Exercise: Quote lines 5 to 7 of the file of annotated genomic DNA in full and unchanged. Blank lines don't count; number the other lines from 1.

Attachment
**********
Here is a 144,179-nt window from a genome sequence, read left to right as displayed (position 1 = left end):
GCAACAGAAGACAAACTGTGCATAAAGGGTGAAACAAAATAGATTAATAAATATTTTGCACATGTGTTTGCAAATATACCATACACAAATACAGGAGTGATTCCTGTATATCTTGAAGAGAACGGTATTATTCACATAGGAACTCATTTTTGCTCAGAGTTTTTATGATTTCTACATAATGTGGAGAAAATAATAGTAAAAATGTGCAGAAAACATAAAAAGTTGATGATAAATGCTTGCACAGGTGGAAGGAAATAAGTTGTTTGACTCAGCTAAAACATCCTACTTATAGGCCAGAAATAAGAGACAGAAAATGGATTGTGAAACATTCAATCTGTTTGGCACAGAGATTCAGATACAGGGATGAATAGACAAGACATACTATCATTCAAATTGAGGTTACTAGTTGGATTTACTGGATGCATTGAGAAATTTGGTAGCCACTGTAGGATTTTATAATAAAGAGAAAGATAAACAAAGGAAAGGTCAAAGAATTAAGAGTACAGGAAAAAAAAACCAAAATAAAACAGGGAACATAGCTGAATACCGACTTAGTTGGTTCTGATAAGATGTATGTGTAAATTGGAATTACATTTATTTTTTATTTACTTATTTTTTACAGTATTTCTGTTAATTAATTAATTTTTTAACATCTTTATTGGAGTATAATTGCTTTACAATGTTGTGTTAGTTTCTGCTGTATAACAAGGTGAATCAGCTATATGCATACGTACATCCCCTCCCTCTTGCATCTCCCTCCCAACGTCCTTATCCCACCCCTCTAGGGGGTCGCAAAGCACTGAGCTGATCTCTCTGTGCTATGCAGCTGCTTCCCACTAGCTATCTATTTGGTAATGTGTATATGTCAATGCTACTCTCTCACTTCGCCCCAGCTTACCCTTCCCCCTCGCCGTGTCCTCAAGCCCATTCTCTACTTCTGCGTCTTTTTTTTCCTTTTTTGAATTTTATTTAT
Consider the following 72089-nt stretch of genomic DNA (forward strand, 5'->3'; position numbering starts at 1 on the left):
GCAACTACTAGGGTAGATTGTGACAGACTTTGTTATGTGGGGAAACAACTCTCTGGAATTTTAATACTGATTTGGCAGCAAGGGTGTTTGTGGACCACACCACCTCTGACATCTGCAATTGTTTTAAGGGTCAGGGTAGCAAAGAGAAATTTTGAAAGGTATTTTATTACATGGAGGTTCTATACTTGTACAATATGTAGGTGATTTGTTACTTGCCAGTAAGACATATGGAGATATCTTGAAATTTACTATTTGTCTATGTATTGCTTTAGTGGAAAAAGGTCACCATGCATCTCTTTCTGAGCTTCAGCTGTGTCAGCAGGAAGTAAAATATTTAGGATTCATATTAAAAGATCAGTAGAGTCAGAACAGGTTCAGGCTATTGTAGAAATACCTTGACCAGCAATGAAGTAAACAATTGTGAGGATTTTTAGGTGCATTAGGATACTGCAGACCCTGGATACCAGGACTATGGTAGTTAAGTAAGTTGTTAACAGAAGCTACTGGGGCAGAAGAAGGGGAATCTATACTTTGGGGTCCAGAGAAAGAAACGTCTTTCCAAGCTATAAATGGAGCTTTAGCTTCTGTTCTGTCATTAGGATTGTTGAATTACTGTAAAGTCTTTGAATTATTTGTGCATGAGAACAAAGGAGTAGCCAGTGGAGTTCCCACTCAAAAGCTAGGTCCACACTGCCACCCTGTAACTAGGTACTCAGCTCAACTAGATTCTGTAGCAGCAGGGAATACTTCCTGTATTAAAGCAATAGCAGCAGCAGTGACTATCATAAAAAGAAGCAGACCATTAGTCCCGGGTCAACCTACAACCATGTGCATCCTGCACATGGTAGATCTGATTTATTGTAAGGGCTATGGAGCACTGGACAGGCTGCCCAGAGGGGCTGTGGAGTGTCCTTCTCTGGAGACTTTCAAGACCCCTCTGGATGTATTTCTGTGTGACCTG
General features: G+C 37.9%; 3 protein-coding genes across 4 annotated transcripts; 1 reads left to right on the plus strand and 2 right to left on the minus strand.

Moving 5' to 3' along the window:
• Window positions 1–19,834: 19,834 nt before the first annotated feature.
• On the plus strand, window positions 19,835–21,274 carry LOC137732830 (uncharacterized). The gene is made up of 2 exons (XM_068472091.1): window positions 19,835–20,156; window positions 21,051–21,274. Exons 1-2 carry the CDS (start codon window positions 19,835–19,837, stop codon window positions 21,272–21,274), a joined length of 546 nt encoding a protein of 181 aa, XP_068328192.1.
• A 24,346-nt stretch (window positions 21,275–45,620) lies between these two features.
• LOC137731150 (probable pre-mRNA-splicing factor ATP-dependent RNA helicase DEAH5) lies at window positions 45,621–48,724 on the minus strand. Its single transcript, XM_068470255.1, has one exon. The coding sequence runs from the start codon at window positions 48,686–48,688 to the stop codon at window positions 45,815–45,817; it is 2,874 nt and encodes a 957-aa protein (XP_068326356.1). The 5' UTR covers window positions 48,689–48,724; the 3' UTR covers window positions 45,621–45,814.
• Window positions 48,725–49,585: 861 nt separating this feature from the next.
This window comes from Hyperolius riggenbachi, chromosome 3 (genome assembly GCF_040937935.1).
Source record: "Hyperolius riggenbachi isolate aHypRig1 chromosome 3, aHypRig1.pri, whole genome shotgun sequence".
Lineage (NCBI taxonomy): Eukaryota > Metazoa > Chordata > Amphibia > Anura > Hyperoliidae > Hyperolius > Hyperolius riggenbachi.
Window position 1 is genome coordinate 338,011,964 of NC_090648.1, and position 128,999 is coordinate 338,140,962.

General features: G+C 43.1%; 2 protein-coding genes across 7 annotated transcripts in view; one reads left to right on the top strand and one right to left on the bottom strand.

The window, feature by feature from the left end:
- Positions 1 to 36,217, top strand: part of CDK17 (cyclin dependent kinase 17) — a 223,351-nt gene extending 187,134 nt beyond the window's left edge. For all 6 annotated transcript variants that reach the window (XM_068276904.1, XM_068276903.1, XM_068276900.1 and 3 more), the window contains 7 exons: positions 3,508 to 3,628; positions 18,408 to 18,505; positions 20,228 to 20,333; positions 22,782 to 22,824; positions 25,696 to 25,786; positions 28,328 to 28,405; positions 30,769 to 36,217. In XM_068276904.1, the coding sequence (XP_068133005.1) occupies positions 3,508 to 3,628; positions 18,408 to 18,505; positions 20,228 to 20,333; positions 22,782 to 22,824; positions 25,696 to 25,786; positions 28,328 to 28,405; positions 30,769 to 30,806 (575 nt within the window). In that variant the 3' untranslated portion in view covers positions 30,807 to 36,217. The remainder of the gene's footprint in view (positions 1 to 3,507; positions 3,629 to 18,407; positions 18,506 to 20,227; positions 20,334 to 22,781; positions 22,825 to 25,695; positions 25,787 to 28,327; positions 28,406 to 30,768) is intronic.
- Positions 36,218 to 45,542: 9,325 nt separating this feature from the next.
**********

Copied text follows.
General features: G+C 37.9%; 3 protein-coding genes across 4 annotated transcripts; 1 reads left to right on the plus strand and 2 right to left on the minus strand.

Moving 5' to 3' along the window:
• Window positions 1–19,834: 19,834 nt before the first annotated feature.